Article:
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Topic: Probability game question
Replies: 6   Last Post: Nov 29, 2000 7:03 AM

 Messages: [ Previous | Next ]
 Hugo van der Sanden Posts: 234 Registered: 12/8/04
Re: Probability game question
Posted: Nov 28, 2000 6:52 PM

Wim Benthem wrote:
>
> On 25 Nov 2000 01:54:27 GMT, amyshiningstar@aol.com (Amy Shining Star)
> wrote:
>

> >
> >The game is as follows:
> >
> >You flip a fair coin.
> >If you get a head, you gain \$1.
> >If you get a tail, you have a chance to pick a ball from an urn.
> >With probability 0.6, you will get a green ball. Then you don't lose anything.
> >With probability 0.3, you will get a blue ball. Then you will lose \$1.
> >With probability 0.1, you will get a red ball. Then you will lose \$2.
> >
> >Repeat the game forever. If you have a negative balance, you must stop playing.
> >
> >
> >What is the probability that the game will never stop?
> >What is the probability that you will end up in debt (game stopped)?

>
> It's possible to find an exact solution. The probability that the game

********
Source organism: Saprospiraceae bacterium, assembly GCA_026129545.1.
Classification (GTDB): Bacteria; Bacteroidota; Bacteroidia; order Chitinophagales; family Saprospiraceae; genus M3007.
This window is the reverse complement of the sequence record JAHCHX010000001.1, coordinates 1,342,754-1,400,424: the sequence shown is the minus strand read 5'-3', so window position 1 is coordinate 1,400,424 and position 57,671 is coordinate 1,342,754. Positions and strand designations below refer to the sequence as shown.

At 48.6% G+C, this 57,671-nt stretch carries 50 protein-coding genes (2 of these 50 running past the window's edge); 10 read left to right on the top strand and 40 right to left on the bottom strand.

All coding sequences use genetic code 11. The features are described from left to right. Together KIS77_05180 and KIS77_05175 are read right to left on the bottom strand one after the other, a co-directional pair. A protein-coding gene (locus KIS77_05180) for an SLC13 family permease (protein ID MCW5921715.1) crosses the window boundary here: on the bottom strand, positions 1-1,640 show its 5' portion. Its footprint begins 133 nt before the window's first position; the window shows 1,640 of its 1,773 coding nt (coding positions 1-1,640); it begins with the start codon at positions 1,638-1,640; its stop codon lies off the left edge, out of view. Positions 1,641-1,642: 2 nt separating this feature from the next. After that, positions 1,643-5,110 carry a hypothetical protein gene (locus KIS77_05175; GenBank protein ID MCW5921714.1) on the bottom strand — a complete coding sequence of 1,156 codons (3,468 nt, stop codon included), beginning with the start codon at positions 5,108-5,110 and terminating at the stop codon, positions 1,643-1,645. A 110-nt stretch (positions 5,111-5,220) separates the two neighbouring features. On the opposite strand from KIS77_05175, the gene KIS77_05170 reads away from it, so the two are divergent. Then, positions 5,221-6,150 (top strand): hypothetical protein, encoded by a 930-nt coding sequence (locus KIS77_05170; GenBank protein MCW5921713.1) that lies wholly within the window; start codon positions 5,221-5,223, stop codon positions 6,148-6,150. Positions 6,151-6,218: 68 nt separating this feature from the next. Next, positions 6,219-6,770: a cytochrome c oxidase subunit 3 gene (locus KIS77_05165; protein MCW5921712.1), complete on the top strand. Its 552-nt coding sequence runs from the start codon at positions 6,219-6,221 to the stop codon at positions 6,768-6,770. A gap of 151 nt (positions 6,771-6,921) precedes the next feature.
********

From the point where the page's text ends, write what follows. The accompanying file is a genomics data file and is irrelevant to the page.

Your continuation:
> will end is only dependent on the amount of money you have left.
> lets define P(n) is the probability that the game will end if you have
> n dollars left.
> Now we can find a differential equation for P(n)
>
> P(n) = 0.5 P(n+1) + 0.3 P(n) + 0.15 P(n-1) + 0.05 P(n)
>
> as boundary conditions we have
> P(-1) = 1
> P(-2) = 1
> and lim P(n) = 0
> n->oo
>
> if you can't solve the differential equation: look up linear
> differential equations somewhere.

I've made some progress on this one, but I'm now stuck.

I've defined a sequence d_n, given by:

d_n = 0 (for n < 2),
d_2 = 1,
d_n = (14 d_{n-1} - 3 d_{n-2} - d_{n-3}) / 10 (for n > 2),

and (if I haven't made any silly errors) this gives:
P(n) = sum_{i=n+2}^\inf{(d_{i+1} - d_i) * d_i / d_{i+1}}

A Monte Carlo simulation suggests P(n) is very close to 1 - d_{n+2}/2,
at least as tested for some small values of n.

The roots of the characteristic equation of d_n are a = (2 + sqrt(14)) /
10, b = (2 - sqrt(14)) / 10 and c = 1, which gives me:

d_n = ((a - b) - a^n(1 - b) + b^n(1 - a))/((a - b)(1 - a)(1 - b))

.. which further simplifies to:

d_n = 2 - (10 / sqrt(14)) (a^n (1 - b) - b^n (1 - a))

I also have:

d_{n+1} - d_n = (a^n - b^n) / (a - b)

.. but for the other factor, the best I have is:

d_n / d_{n+1} = 1 - 5 (a^n - b^n) / (2 sqrt(14) - a^n(3 + sqrt(14)) +
b^n(3 - sqrt(14)))

.. and I don't yet see how to simplify the product of these two enough
to evaluate or telescope the sum. I'd appreciate a hint.

Hugo

Date Subject Author
11/24/00 Amy Shining Star
11/24/00 Steve Lord
11/25/00 mike@nospam.com
11/25/00 mike@nospam.com
11/26/00 Wim Benthem
11/28/00 Hugo van der Sanden
11/29/00 Hugo van der Sanden